|Rogue Taxidermist on the cover of the Philadelphia Weekly
||[Feb. 13th, 2013|07:46 am]
|||||The Crying Game -- stuck in my head for some stupid reason||]|
On January 30th, I got an email from Philadelphia Weekly Editor Stephen Segal that said:
Beth Beverly is one of America's coolest, weirdest taxidermists and she's about to be recognized as such: AMC television is launching a taxidermy reality show called "Immortalized," and she's one of the stars. Tara's profile of her will go into the Feb. 13 issue of PW, the day before the show premieres. We'd like to do a cover shoot ASAP
Beth, he said, was shipping out the bulk of her creations in two days for a show somewhere and I needed to move quick. Beth is what they call a rogue taxidermist -- which sounded intriguing. While typical taxidermists tried to make dead animals look like live animals -- Beth made dead animals look like ... hats.
I'd had a brief flirtation with taxidermy as a child -- a family friend, Mr. Castle, was an avid animal stuffer and his house was filled with ravens and foxes and whatnots. My father assisted this fascination by bringing home a road kill raccoon he'd discovered on his way back from work one night and we had a go at it, using the American Boy's Handybook as a guide. My body-making skills were lacking and ultimately I ended up with a hide and a skull, eight pounds of left-over raccoon buried in the back yard and the basement smelling of this stuff called "butchers block" that's supposed to make dead animals smell ... not so bad.
read Tara Murtha's story here.
Beth is good -- not just as a taxidermist, but as an artist -- figuring out how a chicken looks like a hat and the other way around as well. All you have to do is look at her website to figure that out. She's also charming and fun and, it was her birthday.
I packed a bag with a Nikon d800, a 28-200, a 10.5mm fisheye, two flashes, a light stand, the small Photek Softlighter II (I think it's 32 inches), two pocket wizards and the Panasonic GX1 with a Leica 45mm 2.8. I'm increasingly interested in whether or not I can use the Panasonic for "serious" work since it's so small and convenient. My plan was to shoot with the Nikon and then quickly re-do a couple of the shots with the Panasonic so I could compare the work flow.
What ended up was that I used the Panasonic almost exclusively. I figured that since it was (sort of) about fashion, I'd shoot it like I was shooting a cover for a fashion magazine.
Clickenzee to Embiggen!
... that's with the Softlighter II with the baffle on it and a second flash down on the left aimed up -- if I'd had a voice activated light stand with me I likely would have had the second flash a bit higher -- maybe hip level -- but we did this all on such short notice I didn't have time to call any of my go-to's (Leah Cevoli, Yagathai, or J.R. Blackwell).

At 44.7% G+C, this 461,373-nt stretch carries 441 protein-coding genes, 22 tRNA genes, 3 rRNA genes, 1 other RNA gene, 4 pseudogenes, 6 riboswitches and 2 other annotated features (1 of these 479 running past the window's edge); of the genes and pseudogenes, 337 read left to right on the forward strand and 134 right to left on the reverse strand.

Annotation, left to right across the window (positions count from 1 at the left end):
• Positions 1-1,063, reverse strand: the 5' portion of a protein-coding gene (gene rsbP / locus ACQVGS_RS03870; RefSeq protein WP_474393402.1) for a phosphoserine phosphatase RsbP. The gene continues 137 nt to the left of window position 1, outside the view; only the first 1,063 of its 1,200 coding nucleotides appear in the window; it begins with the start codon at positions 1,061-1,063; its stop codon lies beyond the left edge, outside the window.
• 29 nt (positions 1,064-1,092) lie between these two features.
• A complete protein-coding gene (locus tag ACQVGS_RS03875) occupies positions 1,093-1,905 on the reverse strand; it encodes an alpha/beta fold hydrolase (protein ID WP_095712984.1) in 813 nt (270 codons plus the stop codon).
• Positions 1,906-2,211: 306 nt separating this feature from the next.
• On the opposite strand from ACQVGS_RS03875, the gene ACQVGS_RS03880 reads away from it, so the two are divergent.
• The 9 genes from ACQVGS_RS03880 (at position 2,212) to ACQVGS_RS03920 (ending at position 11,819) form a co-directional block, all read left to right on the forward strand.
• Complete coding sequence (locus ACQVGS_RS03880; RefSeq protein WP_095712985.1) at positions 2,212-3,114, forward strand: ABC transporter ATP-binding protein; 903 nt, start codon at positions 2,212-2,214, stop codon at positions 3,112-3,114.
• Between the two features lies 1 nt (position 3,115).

I was pretty sure I had it but I always try and do three different setups because, hey, when you do that, sometimes they splash your stuff all over the magazine instead of just on the cover. I did another set with Beth sitting at her workbench -- the room was lit by bright fluorescents (getting technical for a paragraph, feel free to skip ahead) I made these go away by setting the exposure high enough that they didn't show up but so that you could see that the light above her was on (probably 1/250 second at f 8 or so -- this took about three shots to get right -- maybe 10 seconds) and then added two flashes to light only what I wanted lit -- I used a small gridded spot to illuminate her face and her desk, and a light behind her and to camera left to give her and the work on her desk some rim light. Always thinking of the cover, I left room at the top.
Clickenzee to Embiggen!
On the way out I did a couple photos with the Nikon and the fisheye that showed more or less the whole studio and I did another with the 28mm that's more vertical. I think that's actually the one they used on the cover (I haven't seen it yet).
Clickenzee to Embiggen!!
I'm not sure what the takeaway from that is -- the Panasonic was fun to use -- though you can't use the Eye Level Finder if you're also using a Pocket Wizard, which is annoying, but the shot they picked was one I took with the big camera. This might mean that I should buy a wide angle for the Panasonic (12mm maybe) and a fisheye, or if I should just keep bringing the Big Bag of Gear. Reducing the size of your camera equipment means you can bring More Other Stuff -- like lighting modifiers, and it also means that you can travel faster by yourself and don't need anybody to haul gear for you.
EDIT: They did use one of the GX1 shots
Beth just posted this photo of her trying to burn her house down.
Clickenzee for Embiggened Goodness!!
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